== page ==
Done.

Done.

Love the medals!

Love the medals!

This race was hard. It wasn’t what I was capable of doing and it wasn’t what I planned for. I thought if anything I’d miss my goal by a few minutes, not 45. But I was so thankful to have my parents with me. They made the weekend fun and they were proud of me. And my dad even bought me a sweatshirt so I wouldn’t be cold after the race. Our post-race In n Out was the best.

My favorite post-race meal!

My favorite post-race meal!

I loved the course, there were some hills but lots of downhill. The course winded around just the right amount. Best of all was the amazing crowd support! There were spectators everywhere we went! And they cheered for all of us, strangers yelled “Go Meg!” the whole race. It made not having my iPod totally fine. This is by far the best crowd support I have ever experienced. I also knew at the various points my friends and Kevin were getting updates through the race tracking. That was a huge motivator but I knew they were wondering what went wrong as my time slowed down so much in the second half (thanks to all of you for reaching out to me after the race, it was awesome!)

Indulging in guilty pleasures for the plane trip back.

Indulging in guilty pleasures for the plane trip back.

It wasn’t my day to BQ or PR. As my friend Leslie says, the marathon is a beast. You can train and plan, but come marathon day you never know what might unfold. For this one, just finishing was an accomplishment.

{Update 3/19/2013}: I can also see that I overtrained. I took on too much and I needed better guidance. My amazing runner friends have advised me to rest and consider a coach going forward. This week I’m taking off from all exercise and next week I’ll return to cross training and maybe a little bit of running. Then I will be re-evaluating race goals and consider working with a coach.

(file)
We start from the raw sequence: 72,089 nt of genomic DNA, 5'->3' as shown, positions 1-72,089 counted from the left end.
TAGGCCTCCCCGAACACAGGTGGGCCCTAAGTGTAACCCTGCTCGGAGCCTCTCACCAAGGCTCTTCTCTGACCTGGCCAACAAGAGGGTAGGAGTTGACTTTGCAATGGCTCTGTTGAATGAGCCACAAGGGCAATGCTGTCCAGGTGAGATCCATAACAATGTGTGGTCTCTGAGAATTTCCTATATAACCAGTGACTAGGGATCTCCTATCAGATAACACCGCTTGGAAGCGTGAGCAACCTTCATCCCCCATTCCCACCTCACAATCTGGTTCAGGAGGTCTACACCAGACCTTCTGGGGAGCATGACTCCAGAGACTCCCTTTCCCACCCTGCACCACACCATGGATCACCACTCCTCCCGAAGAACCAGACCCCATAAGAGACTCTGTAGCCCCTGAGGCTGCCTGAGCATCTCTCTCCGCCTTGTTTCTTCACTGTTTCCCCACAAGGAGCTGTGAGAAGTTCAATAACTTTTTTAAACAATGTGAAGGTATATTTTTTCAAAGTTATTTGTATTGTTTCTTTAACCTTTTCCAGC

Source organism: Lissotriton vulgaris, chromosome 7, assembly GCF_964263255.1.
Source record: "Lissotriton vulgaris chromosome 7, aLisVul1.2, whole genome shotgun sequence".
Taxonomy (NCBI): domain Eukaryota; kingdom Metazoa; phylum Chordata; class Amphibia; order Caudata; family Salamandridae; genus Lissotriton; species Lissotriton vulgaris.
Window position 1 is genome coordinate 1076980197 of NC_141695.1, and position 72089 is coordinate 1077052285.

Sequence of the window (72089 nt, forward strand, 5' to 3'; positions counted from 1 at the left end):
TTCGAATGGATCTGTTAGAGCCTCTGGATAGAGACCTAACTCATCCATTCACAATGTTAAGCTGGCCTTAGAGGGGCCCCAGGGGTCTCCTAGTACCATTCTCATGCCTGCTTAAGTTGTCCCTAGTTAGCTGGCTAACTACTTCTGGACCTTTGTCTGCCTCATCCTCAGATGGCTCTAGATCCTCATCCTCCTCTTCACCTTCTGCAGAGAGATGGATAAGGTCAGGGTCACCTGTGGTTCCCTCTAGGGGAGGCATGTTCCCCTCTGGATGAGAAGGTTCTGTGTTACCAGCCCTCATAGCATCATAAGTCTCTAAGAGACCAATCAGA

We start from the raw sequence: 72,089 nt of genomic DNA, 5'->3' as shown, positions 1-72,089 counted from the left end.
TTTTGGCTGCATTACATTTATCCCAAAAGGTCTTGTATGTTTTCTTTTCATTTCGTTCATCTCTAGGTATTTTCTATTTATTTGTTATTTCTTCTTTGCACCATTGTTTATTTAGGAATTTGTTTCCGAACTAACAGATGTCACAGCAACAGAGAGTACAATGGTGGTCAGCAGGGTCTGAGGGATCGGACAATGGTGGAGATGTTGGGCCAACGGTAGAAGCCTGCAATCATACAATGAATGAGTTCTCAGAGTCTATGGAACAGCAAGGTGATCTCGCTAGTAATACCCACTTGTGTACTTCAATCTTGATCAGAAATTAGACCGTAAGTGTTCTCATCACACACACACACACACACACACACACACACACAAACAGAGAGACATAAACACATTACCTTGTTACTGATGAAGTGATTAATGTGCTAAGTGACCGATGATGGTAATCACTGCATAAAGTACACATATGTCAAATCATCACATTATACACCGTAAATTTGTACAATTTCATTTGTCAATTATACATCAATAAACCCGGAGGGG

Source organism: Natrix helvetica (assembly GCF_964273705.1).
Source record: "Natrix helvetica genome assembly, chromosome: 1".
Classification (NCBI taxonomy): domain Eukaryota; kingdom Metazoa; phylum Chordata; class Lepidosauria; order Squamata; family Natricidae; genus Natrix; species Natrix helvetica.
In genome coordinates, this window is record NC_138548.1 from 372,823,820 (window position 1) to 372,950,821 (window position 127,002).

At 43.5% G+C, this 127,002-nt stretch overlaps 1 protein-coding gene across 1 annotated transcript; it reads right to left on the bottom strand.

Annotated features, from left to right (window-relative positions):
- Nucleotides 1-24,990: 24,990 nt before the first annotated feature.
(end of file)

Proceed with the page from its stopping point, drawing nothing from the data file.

Have you had a bad race? How do you deal with disappointed race days?

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17 thoughts on “My Lackluster LA Marathon

  1. I’ve had a few bad races. Haven’t we all? The worse was this past Nov Pensacola Marathon. I started cramping at mile 12 and had to deal with full body cramps for 14 miles. It took every ounce of strength I had to push through the pain. I was SO disappointed. But then I looked back on it and thought hell, I just finished 14 miles under the worst possible conditions. I finished! I never looked back. You ran 26.2 miles my friend! You’re a winner!

  2. I had a very similar experience this weekend. I ran up to LA on Friday, and cruised up on Sunday morning. About mile 7, a but I had earlier in the week decided to rear its ugly head. I felt nauseous after ever water stop. I even considered not taking fluids, but I thought better of it.

    This race was much more of grind a grind than SF was. I was always running towards something major at in SF (Golden Gate Bridge, Haight Ashbury, AT&T park). For this one, I was just running to the precious LA/SF medal.